Charlie knows that he can win his battle with Marion if he shows her that he is now in control of his life. She is skeptical about his even entering a bar, after his earlier extravagances, but he convinces her that his drinking is under control. During Charlie’s lush years, Marion and Lincoln had ample reason to envy his wealth, but now it is clear that his is not a precarious income based on the fluctuations of the market but rather the stable income of a hardworking businessperson and that he can indeed provide a good life for Honoria. Charlie makes it clear that he is in control of his emotions when he listens to Marion attack him one more time for his role in Helen’s death, and he calmly responds, “Helen died of heart trouble.”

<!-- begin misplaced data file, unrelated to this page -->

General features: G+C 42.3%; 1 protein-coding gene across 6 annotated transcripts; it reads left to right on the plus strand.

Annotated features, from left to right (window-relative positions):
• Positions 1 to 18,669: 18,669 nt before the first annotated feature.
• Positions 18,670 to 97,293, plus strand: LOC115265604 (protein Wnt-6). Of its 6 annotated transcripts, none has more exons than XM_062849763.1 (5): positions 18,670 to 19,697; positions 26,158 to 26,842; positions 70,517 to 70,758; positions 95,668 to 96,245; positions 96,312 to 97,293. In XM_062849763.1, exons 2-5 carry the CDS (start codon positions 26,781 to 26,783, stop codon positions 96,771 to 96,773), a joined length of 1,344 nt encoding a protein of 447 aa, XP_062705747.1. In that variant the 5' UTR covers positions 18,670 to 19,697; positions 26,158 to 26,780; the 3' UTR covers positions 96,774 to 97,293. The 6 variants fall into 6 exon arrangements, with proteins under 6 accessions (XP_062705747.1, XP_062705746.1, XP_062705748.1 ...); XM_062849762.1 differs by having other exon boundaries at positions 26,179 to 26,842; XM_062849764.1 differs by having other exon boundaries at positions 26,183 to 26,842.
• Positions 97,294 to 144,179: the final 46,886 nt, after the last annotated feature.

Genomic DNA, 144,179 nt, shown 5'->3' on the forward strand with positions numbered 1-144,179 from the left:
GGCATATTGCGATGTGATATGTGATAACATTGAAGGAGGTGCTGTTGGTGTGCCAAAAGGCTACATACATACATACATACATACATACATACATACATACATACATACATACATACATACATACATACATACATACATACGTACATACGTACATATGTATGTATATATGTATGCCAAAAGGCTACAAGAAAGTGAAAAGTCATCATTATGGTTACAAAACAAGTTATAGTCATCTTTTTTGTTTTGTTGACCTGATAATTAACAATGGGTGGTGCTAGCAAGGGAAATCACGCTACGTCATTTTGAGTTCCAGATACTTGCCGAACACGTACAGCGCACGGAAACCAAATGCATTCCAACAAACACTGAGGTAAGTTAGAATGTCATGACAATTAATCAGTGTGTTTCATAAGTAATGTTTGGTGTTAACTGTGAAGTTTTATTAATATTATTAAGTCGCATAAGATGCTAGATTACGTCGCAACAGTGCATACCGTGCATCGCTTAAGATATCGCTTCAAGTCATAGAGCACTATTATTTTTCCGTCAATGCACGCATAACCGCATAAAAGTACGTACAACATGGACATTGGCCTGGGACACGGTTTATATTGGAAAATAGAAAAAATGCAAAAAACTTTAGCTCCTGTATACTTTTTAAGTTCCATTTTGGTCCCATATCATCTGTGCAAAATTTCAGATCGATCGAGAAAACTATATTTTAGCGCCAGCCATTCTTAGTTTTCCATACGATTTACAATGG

Charlie has the battle won when suddenly there intrude two ghosts from his past in the form of two friends whom he cannot control. Early in his visit to Paris, Charlie leaves his address at his brother-in-law’s with a bartender in case some of his former friends want to get in touch with him. Later, when he actually encounters two of these old friends, Duncan Schaeffer and Lorraine Quarrles, he realizes how far he has progressed beyond where they still are and how uncomfortable he is in their presence. He shocks them with his sobriety and amuses them with his fatherly concern for Honoria, but they are drawn to him because he possesses a strength that they know they do not have. Charlie avoids giving them his address, but they get it from the bartender, and just as Charlie is making arrangements for Honoria’s move to Prague, into the Peterses’ home they burst as drunken reminders of Charlie’s dissipated past. Charlie, as angry as his relatives about the intrusion, rushes them out, but it is too late. The damage has been done. Marion is so upset that she retires to bed, and any further arrangements have to be postponed. The next day, Lincoln informs Charlie that they must put off any decision about Honoria for six months. Charlie sits in a bar, disillusioned and alone, but still in control of himself as he says no to a second drink and tells himself that he will come back for Honoria some day, that they cannot keep her from him forever.